Psychology: The power of learning (practice)

As outlined in the previous post, the most important reason for maintaining excellent mental fitness is preventing degenerative conditions such as Alzheimer’s disease. We also saw that, just like the benevolent cycle of fitness, getting into the benevolent cycle of learning is crucial simply because a fit mind makes learning easier and more fun to do, thereby leading to more learning and more mental development.

But still, nothing will happen if you never begin. If you never build yourself a mental and physical environment within which mental development becomes automatic I’m afraid that learning will forever remain nothing but a tedious chore – just as is the case for physical fitness before you construct a healthy fitness environment.

So how do we build such a mental fitness environment? Well, firstly we have to acknowledge a common mistake that many people make: waiting to become naturally interested in something before they start studying it. This really is putting the cart in front of the horse. The truth is that you most often have to work with something for a while before you truly become interested in it.

The reason for this is that you first need to raise your understanding to a certain level before you can actually begin using this new understanding to better you own life (or the lives of those you care about). It is only at this point, when your understanding has reached a level where you can start applying it and experimenting with it, that a specific subject area becomes sufficiently interesting to fuel a self-sustaining cycle of learning. The study of personal health is an ideal example of such a subject area since you can start applying the things you have learnt in your own life very soon after you have begun the learning journey.

The best way to get started is to get yourself some good resources. If you decide to study personal health for example, the information on nutrition and fitness on this blog (summarized on this contents page) is a good place to start, but I would strongly recommend buying some good books on the subject (as discussed in a previous post). An excellent habit to get into is always having a good non-fiction book next to your bed to read until you are really sleepy. This method can really broaden your mental horizons and also ensure that you never have problems falling asleep. Another excellent habit is to simply follow the advice of Groucho Marx who said: “I find television very educating. Every time somebody turns on the set, I go into the other room and read a book.”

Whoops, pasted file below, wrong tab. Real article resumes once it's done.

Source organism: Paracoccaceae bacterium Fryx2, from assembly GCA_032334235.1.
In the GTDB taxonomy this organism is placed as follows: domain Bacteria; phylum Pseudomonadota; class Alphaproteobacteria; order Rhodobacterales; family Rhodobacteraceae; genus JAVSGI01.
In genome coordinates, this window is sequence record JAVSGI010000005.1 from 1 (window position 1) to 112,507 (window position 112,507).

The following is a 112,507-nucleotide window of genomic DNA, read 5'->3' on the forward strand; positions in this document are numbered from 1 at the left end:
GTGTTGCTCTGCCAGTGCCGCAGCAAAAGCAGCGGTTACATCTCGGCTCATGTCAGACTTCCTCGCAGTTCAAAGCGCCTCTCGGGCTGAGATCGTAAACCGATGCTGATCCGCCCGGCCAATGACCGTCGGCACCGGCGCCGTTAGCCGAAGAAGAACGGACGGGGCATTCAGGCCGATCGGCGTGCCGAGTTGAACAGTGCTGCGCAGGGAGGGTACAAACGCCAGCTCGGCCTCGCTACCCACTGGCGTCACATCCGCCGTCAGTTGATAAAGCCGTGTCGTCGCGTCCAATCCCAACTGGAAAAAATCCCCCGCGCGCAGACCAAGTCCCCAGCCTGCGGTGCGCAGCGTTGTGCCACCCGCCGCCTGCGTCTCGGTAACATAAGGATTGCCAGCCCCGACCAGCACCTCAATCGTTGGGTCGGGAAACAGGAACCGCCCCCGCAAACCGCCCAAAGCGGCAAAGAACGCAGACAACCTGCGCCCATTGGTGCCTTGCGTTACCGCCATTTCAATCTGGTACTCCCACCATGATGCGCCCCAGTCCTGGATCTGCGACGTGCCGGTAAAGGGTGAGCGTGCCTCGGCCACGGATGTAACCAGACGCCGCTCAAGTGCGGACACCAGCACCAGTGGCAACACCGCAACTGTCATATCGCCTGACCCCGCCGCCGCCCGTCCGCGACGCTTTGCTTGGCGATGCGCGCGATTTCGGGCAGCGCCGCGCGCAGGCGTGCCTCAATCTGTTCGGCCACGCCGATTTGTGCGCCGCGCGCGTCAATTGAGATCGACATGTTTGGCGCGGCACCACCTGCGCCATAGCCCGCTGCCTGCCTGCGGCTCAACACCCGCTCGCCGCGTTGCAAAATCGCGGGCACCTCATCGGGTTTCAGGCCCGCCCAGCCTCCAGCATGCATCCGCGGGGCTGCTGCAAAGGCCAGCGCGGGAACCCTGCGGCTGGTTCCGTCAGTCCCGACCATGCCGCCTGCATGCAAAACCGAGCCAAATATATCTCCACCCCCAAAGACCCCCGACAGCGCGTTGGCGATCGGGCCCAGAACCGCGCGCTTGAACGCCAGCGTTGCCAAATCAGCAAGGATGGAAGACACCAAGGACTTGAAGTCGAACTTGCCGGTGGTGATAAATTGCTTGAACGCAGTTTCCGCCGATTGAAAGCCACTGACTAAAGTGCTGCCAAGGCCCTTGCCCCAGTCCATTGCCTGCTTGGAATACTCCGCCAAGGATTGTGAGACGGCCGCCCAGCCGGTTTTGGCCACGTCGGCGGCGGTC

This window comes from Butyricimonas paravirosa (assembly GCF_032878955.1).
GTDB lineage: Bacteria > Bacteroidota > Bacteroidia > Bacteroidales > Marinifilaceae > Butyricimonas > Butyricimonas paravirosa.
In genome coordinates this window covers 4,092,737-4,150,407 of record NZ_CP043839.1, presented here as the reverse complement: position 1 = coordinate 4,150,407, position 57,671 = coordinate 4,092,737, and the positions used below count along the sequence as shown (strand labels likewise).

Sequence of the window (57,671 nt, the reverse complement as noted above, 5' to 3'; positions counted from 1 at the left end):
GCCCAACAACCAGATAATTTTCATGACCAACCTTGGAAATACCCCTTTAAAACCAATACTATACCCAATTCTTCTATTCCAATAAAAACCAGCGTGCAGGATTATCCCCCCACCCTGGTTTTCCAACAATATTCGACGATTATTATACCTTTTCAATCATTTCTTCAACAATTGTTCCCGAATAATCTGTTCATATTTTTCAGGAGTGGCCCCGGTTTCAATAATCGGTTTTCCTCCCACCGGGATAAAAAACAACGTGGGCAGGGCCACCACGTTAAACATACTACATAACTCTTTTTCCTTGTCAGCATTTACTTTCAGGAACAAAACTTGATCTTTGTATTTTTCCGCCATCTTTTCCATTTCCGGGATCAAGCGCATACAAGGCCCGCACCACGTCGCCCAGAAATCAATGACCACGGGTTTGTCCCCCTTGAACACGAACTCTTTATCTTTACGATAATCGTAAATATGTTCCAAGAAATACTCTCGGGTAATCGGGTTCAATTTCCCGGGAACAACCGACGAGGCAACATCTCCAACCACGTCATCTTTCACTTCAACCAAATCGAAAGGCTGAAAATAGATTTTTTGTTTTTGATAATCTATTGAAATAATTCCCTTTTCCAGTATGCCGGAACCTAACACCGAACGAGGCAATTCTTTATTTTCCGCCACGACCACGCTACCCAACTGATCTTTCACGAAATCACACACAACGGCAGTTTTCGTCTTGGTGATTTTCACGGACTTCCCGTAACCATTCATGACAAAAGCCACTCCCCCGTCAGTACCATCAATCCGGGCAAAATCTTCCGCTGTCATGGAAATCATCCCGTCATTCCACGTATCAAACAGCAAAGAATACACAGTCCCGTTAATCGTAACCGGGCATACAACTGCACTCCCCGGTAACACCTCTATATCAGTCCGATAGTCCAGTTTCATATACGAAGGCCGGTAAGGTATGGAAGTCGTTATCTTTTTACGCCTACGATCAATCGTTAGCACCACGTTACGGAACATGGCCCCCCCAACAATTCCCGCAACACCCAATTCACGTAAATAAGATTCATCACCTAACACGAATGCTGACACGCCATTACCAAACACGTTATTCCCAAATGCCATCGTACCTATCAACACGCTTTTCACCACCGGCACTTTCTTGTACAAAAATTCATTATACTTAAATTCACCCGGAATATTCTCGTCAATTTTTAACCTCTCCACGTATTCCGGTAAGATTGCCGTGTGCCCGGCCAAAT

So, why not develop excellent mental fitness for good health by learning about good personal health practices? You really win all the way with this strategy.

3 thoughts on “Psychology: The power of learning (practice)”

  1. The excuse….”but I don’t have time” should be written on a piece of paper, torn up and thrown away. I find I really do have time to do a lot. Fitting them into a routine isn’t that hard. As you wrote it first takes practice.

    I don’t know why we can’t take better care of ourselves both mentally and physically. I clean my house, iron my clothes, polish the silver, mow the yard, wash the car, shampoo the carpets.

    (Well, I really don’t do all of those things…but I make sure they are taken care of.) Sometimes I guess we get caught up with possessions. 🙂

    1. True that. But I think the reason why we do not take care of ourselves is simply because the environment that we live in just makes unhealthy living as natural as breathing. We are just surrounded by junk food, sedentary jobs and sedentary leisure activities and will obviously lose our health in such an environment.

      That is why this entire blog encourages the intelligent construction of various simple micro-environments that protect you against this toxic macro-environment. It is a very simple, but very effective principle that I wish the world would take more notice of.

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